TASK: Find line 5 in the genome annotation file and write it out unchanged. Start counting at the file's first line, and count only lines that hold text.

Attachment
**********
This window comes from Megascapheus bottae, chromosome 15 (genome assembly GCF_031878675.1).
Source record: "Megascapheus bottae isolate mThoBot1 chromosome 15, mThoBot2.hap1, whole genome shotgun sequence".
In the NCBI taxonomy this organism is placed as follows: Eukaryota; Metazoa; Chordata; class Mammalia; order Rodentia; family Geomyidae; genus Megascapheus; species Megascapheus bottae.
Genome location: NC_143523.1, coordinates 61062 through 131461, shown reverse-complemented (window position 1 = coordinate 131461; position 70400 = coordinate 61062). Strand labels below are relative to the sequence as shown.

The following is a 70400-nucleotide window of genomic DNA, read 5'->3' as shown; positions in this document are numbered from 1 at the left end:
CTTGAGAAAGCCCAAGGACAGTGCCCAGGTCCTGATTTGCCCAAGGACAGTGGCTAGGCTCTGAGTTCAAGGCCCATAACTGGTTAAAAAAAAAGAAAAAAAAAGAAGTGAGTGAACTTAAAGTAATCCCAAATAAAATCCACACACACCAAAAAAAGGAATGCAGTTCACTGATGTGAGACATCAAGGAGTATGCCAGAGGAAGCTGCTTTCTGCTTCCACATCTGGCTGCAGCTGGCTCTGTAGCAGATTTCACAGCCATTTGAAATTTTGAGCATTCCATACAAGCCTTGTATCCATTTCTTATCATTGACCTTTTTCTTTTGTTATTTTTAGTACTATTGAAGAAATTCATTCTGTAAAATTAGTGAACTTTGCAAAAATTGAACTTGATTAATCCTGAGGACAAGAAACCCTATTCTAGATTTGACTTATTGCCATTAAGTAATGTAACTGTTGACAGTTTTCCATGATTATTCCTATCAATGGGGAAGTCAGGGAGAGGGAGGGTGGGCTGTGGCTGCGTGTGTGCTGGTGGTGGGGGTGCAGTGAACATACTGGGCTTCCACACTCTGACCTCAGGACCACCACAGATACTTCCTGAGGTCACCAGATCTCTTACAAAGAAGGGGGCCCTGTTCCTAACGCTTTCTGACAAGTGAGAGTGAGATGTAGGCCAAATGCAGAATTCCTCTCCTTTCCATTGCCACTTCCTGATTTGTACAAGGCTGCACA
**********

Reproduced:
The following is a 70400-nucleotide window of genomic DNA, read 5'->3' as shown; positions in this document are numbered from 1 at the left end: